Japan Looking to Restore its Sovereignty
While the new resident of the White House has been acquiring a taste for military adventures overseas, the prime minister of Japan, Shinzo Abe, visited Moscow last Thursday for his 17th talk with Vladimir Putin. But of course their normal economic agenda, intended to hammer out the final details of some painful bilateral issues, was powerfully affected by events in North Korea. So what’s the real political equation in the Eurasian Far East these days?
The memorable dinner hosted by Pres. Trump for Chairman Xi and served up with the added flourish of a missile strike on a Syrian air base was hardly a diplomatic success for the new administration. The Chinese leader has apparently turned a deaf ear to the president’s demands to revalue the yuan and thus financially offset the enormous US trade deficit with its biggest economic partner. But one of the few advantages of having a businessman in the Oval Office is that he always has a non-business argument when trapped in any sort of business quagmire. Teasing a limitrophe that is loyal to your adversary is the first-choice option in such cases.
Nearly 63 years after the end of the Korean War, during which the United States Air Force dropped more conventional and napalm bombs onto North Korea than did all the Allies onto Germany during the WWII, Washington is still officially in a state of war with Pyongyang. And it is precisely this powerful factor of ambiguity that drives the awkward nuclear ambitions of a small and stalemated nation. A safe and manageable bogey-state offers a convenient pretext for the US to stretch a vengeful hand toward the coastline of a key economic “partner” whenever the time is right – which is almost a dream come true for US strategists. So far, this most recent “North Korean escalation” has had a single tangible result – the US THAAD anti-missile systems that monitor eastbound Chinese rockets are being deployed in South Korea and will reportedly “be operational within days.”
The only problem is that this game is not being played in a geopolitical vacuum. A symptomatic WP commentator – periodically venting his spleen against the “hermit kingdom” of North Korea – lets slip one notable point:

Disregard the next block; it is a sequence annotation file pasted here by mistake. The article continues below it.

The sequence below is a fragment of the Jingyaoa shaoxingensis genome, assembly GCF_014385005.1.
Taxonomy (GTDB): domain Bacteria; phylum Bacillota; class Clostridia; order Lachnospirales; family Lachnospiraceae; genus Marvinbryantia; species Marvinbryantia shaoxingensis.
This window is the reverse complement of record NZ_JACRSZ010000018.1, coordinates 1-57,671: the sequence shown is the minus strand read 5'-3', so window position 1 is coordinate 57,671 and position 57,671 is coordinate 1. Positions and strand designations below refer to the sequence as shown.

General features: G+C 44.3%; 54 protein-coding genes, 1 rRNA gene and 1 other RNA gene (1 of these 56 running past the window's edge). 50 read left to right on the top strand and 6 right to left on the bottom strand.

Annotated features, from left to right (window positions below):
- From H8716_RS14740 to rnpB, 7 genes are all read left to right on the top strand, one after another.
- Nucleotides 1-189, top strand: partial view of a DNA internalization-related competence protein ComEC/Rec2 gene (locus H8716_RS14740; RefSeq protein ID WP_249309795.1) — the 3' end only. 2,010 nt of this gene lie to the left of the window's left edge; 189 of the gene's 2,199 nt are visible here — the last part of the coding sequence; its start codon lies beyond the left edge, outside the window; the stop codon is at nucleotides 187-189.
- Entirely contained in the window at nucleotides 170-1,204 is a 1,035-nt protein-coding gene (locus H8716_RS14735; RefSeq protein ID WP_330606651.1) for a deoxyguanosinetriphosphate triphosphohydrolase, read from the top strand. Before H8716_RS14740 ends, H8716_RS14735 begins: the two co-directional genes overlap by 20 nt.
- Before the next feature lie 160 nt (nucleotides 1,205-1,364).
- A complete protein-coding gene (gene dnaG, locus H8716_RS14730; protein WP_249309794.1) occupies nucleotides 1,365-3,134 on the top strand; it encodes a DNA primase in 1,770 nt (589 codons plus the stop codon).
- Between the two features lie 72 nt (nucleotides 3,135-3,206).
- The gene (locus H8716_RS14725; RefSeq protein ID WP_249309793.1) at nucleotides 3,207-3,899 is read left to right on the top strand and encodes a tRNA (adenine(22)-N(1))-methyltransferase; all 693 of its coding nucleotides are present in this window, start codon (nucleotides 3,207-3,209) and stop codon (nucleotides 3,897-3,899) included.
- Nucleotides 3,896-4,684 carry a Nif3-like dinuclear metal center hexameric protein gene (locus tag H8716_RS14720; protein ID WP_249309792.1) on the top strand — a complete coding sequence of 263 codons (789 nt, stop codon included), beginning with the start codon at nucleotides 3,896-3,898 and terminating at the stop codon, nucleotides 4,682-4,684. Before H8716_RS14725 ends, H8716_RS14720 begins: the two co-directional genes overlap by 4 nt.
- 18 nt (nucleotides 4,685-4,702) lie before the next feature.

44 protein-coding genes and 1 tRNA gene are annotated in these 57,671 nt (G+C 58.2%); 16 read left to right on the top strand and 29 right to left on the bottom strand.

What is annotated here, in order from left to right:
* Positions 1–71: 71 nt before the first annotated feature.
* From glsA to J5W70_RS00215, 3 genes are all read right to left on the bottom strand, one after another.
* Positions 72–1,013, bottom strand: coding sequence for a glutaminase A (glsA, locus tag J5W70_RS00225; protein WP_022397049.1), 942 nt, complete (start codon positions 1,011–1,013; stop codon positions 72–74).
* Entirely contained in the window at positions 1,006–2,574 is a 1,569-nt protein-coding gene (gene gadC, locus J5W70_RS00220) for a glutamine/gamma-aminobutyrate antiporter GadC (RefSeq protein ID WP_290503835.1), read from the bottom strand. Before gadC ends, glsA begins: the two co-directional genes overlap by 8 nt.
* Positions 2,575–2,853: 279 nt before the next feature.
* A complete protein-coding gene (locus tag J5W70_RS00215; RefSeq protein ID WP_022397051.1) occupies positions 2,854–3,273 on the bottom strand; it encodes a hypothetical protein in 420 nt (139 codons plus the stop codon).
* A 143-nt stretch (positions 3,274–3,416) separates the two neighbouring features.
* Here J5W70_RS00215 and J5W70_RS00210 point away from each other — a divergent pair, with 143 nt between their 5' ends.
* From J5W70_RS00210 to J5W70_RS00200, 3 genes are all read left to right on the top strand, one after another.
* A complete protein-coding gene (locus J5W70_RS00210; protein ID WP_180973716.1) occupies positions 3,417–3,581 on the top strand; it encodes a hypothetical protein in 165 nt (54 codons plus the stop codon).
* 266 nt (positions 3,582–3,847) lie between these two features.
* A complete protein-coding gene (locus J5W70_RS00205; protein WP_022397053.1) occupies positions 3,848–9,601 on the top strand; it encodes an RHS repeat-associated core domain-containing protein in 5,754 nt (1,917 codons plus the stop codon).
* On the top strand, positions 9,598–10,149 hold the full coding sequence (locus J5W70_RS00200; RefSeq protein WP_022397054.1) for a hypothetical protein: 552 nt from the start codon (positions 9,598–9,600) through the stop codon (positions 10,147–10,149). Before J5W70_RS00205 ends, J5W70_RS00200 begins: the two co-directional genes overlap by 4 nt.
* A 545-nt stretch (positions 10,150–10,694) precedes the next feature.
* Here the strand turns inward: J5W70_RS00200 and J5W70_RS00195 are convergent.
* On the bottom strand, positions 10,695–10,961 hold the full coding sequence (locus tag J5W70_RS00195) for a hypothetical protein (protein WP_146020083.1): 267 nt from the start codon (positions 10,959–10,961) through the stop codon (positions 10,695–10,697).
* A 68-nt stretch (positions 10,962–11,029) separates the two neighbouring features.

If the crisis deepens, the possibility arises of South Korea and, more importantly, Japan going nuclear themselves.
The best way to label the prevailing mood among Japanese foreign-policy officials at the dawn of the Trump era would be that of “ill-concealed anxiety.” Tokyo is justifiably concerned that it might be dragged into an unpredictable, hot regional military conflict (the American bases on Okinawa are the highest-priority targets for the North Korean missiles) or that Washington and Beijing might reach a long-term consensus at the expense of the interests of the neighboring countries. In both scenarios Japan would be the weakest chain in the regional string.
The first problem is the burden of history. At one time or another all its neighbors have been the victims of horrific war crimes at the hands of the Japanese military, with some suffering on multiple occasions. Most nations in the region share the common denominator of anti-Japanese prejudices that are unconscious for the most part, yet still potent. What makes matters worse is that Japan alone is denied the right to its own army.
The second problem is that despite impressive economic and technological breakthroughs, Japan, like Germany, is still stuck in the position of a crypto-colony of the United States, unable to make sovereign military and foreign-policy decisions. This situation is made worse by the acute shortage of mineral resources on their islands.
Is Japan eager to escape this vicious circle and reclaim its full sovereignty? Without question. This is why PM Abe visits Pres. Putin.
Of course Mr. Abe’s rise to the peak of Japan’s political Olympus was not serendipitous. His maternal grandfather, the former prime minister Nobusuke Kishi, was a close associate of the top commanders in the Kwantung army and in October 1941 became a member of the militaristic government cabinet in Tokyo. After the capitulation of Japan he was arrested by the Allies and held as a war criminal for three years. Once he adopted America’s visions and demands for post-war Japan, he was released and eventually became the prime minister of a pro-American Japanese government. Although Kishi held no trump cards in his hands, he did everything in his power to strengthen and re-militarize Japan.
His grandson aspires to the same goal – to rid his home of an unwelcome guest. He understands that he must overcome the military restrictions of the capitulation act and obtain independent access to sufficient natural resources. But unlike his grandpa, he holds some trump cards. Agreeing to abandon the futile dispute over the “northern territories” in exchange for a broad partnership with Russia might be the only way for Japan to emerge from this troubled time with some long-sought benefits.